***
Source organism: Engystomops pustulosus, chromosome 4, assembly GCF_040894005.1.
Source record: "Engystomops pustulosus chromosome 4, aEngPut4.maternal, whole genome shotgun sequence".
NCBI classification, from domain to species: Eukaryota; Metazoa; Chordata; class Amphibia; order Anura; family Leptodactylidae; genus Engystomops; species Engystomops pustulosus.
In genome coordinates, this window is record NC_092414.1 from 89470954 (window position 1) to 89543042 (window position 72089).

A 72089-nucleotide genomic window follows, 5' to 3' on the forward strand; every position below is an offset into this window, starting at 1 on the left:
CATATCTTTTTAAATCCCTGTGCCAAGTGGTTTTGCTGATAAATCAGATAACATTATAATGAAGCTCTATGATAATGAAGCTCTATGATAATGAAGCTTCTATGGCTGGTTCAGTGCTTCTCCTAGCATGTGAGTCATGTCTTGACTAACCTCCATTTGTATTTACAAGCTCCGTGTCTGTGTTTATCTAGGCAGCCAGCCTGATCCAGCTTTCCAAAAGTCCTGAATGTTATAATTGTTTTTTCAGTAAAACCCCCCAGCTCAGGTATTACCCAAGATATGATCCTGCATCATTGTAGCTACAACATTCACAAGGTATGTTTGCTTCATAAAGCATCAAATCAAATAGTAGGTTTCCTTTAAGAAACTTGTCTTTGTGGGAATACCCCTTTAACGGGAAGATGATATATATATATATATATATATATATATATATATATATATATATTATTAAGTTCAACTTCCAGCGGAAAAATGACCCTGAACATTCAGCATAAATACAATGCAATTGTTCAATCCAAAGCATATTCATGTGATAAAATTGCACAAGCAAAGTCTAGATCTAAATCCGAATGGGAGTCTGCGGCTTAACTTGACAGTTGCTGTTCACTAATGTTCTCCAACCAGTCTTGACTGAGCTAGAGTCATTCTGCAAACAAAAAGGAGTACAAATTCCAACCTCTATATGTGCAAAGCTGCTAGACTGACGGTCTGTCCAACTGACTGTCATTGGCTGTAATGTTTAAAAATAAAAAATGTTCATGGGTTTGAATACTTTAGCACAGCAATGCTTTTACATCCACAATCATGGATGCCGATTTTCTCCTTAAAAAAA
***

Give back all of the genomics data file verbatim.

Source organism: Engystomops pustulosus, chromosome 4, assembly GCF_040894005.1.
Source record: "Engystomops pustulosus chromosome 4, aEngPut4.maternal, whole genome shotgun sequence".
NCBI classification, from domain to species: Eukaryota; Metazoa; Chordata; class Amphibia; order Anura; family Leptodactylidae; genus Engystomops; species Engystomops pustulosus.
In genome coordinates, this window is record NC_092414.1 from 89470954 (window position 1) to 89543042 (window position 72089).

A 72089-nucleotide genomic window follows, 5' to 3' on the forward strand; every position below is an offset into this window, starting at 1 on the left:
CATATCTTTTTAAATCCCTGTGCCAAGTGGTTTTGCTGATAAATCAGATAACATTATAATGAAGCTCTATGATAATGAAGCTCTATGATAATGAAGCTTCTATGGCTGGTTCAGTGCTTCTCCTAGCATGTGAGTCATGTCTTGACTAACCTCCATTTGTATTTACAAGCTCCGTGTCTGTGTTTATCTAGGCAGCCAGCCTGATCCAGCTTTCCAAAAGTCCTGAATGTTATAATTGTTTTTTCAGTAAAACCCCCCAGCTCAGGTATTACCCAAGATATGATCCTGCATCATTGTAGCTACAACATTCACAAGGTATGTTTGCTTCATAAAGCATCAAATCAAATAGTAGGTTTCCTTTAAGAAACTTGTCTTTGTGGGAATACCCCTTTAACGGGAAGATGATATATATATATATATATATATATATATATATATATATATATATTATTAAGTTCAACTTCCAGCGGAAAAATGACCCTGAACATTCAGCATAAATACAATGCAATTGTTCAATCCAAAGCATATTCATGTGATAAAATTGCACAAGCAAAGTCTAGATCTAAATCCGAATGGGAGTCTGCGGCTTAACTTGACAGTTGCTGTTCACTAATGTTCTCCAACCAGTCTTGACTGAGCTAGAGTCATTCTGCAAACAAAAAGGAGTACAAATTCCAACCTCTATATGTGCAAAGCTGCTAGACTGACGGTCTGTCCAACTGACTGTCATTGGCTGTAATGTTTAAAAATAAAAAATGTTCATGGGTTTGAATACTTTAGCACAGCAATGCTTTTACATCCACAATCATGGATGCCGATTTTCTCCTTAAAAAAA